How to Protect Your Family Against the Flu

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With this year’s flu season still seeing record high diagnoses across the country, including some serious hospitalizations and fatalities, many families are wondering what they can do to protect against the flu until the season begins to wind down. The flu is not like the common cold; while it can past without complications,  the flu is much more serious than many people believe.
You can do several things to help keep your family flu-free. Follow these prevention and treatment response tips to help reduce the impact of the illness on your family and your community.

Get the Flu Vaccine

With a more intense flu season, more and more people lose faith in the flu vaccine, thinking that it’s simply not worth it or just doesn’t work. This year’s flu vaccine won’t protect against all flu strains, but it will still provide a measure of protection against the most common ones.
In addition, even though getting the vaccine might not totally prevent infection, it can reduce the overall duration and seriousness of the illness, reducing the risk of complications. Getting vaccinated can also help prevent the spread of the disease to people who are more vulnerable, like the elderly and children under the age of five.
In addition, even though it’s already late winter, it’s not too late to get the flu vaccine. Flu season continues through the spring, and with a season as serious as this one has been, it could run longer.

Practice Exceptional In-Home Hygiene

Cleanliness helps to prevent the flu virus from spreading and getting into your home. You can reduce your risk by:
  • Teaching your children how to properly wash their hands. Many children skip soap or don’t use warm water when washing. They also don’t wash their hands for long enough.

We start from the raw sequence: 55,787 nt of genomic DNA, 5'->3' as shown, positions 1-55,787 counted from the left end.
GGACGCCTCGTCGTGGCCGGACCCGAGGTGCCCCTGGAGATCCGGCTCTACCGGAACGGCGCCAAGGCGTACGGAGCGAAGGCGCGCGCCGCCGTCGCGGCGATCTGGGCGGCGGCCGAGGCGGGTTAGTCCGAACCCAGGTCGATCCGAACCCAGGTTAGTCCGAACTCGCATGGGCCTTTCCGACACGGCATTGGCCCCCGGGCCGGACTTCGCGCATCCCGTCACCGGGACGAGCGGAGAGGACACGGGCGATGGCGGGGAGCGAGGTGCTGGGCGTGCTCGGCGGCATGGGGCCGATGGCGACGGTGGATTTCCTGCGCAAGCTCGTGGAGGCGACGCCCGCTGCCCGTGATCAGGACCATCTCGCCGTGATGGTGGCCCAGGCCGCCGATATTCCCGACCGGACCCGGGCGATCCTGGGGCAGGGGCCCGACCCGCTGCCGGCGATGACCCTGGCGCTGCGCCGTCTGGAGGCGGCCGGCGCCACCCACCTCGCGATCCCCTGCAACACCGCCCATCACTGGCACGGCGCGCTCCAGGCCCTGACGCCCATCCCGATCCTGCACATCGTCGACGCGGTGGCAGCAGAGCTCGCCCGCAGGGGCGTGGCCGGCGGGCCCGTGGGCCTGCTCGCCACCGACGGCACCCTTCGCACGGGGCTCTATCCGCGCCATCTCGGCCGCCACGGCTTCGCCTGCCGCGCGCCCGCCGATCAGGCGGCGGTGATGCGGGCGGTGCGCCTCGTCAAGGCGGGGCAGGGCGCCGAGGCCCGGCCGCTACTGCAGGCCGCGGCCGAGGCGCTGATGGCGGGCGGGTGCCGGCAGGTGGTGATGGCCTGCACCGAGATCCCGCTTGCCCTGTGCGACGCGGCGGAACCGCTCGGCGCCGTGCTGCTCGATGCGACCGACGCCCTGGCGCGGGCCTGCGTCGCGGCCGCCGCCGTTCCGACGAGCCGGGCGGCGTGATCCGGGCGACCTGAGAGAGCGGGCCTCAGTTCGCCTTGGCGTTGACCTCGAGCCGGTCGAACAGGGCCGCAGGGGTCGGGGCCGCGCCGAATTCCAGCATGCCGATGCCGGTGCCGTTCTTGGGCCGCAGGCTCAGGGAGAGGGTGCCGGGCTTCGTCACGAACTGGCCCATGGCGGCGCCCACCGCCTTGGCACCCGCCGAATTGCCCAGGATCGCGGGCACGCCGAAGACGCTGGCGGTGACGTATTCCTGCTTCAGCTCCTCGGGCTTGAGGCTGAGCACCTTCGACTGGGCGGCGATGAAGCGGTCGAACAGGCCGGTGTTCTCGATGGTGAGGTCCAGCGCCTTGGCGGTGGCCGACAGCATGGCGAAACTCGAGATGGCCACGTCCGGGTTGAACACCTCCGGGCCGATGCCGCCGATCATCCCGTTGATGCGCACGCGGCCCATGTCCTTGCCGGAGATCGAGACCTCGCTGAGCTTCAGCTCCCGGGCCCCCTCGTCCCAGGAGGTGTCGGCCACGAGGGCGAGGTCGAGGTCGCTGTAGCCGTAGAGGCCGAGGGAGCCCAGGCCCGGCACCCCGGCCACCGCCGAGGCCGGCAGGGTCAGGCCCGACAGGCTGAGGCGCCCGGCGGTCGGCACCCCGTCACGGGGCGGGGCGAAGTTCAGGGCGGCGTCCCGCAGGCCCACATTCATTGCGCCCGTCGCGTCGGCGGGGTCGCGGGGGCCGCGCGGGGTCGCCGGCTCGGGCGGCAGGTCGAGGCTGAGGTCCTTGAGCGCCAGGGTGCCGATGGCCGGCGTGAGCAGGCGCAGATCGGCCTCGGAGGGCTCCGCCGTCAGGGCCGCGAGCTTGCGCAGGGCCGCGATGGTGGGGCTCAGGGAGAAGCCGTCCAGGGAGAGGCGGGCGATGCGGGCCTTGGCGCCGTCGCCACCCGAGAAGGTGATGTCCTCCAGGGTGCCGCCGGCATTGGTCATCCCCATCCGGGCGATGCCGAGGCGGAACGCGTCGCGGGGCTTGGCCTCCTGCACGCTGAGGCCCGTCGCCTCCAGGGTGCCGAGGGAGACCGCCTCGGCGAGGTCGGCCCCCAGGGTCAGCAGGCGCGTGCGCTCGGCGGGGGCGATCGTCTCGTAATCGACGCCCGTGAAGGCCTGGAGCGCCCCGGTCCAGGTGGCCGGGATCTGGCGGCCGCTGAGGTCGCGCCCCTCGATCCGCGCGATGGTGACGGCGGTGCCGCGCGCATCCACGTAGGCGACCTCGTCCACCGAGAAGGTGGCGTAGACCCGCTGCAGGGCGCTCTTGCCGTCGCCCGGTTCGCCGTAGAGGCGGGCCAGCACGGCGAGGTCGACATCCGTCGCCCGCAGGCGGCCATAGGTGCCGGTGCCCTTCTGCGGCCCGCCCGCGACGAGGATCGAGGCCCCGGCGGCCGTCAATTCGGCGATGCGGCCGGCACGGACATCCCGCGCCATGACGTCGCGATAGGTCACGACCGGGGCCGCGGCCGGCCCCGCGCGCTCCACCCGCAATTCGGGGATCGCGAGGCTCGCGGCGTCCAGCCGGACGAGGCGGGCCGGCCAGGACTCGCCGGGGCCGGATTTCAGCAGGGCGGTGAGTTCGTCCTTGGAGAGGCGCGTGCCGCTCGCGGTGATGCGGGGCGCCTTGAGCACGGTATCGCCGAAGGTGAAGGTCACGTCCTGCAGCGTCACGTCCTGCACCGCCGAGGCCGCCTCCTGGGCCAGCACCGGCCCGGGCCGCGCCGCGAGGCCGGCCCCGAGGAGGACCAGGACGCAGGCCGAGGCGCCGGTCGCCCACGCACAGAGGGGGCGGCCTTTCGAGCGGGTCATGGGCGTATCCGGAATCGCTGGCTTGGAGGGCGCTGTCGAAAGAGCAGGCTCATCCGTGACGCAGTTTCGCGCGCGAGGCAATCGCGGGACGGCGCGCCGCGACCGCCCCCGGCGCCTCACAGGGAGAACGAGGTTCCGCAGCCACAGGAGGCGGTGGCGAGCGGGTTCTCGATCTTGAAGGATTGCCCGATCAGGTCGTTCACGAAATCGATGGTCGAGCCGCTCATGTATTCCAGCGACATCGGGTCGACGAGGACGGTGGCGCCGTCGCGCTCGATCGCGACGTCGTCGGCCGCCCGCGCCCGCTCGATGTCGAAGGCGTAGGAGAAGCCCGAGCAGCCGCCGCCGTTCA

• Washing hands and using hand sanitizer after being in public. Your children go to school, the library, the store, and other places where they are exposed to germs. Keep a bottle of sanitizer with you to regularly clean their hands, especially if you’ll be eating while out and about.
  • Sanitizing things that people touch frequently, like doorknobs. Wash the fixtures in your home with soap.
  • Washing your own hands before coming home from work. You don’t want to bring germs home, especially if you work with people all day. Teachers, bank tellers, and people who work in hospitals are more likely to bring home the virus.
It’s easy to forget about being vigilant when it comes to germ prevention, but you’d be surprised how much the illness could be prevented by simple hygiene practices.

Act Quickly When Symptoms Appear

In years when the flu is less severe or widespread, parents are often advised to wait out a cough, fever, or headache simply because children can have these symptoms from the common cold or a passing viral infection. However, because the flu is such a concern this season, it’s better to go to urgent care or a walk-in family clinic as soon as you notice a high fever, dry cough, running nose, sore throat, or rash.
Catching the flu early makes antiviral medication more effective at shortening the length of the illness. Ideally, you or your child would begin medication within 48 hours of symptoms appearing – the sooner, the better.
When you act quickly, your doctor can also catch troubling complications as they begin. For example, a common complication of the flu is breathing problems. A quick listen to the lungs will help your doctor catch early breathing trouble before you notice external symptoms.
For more information about the flu, including symptoms and treatment, contact us at International Family Medicine, Walk-In & Urgent Care.
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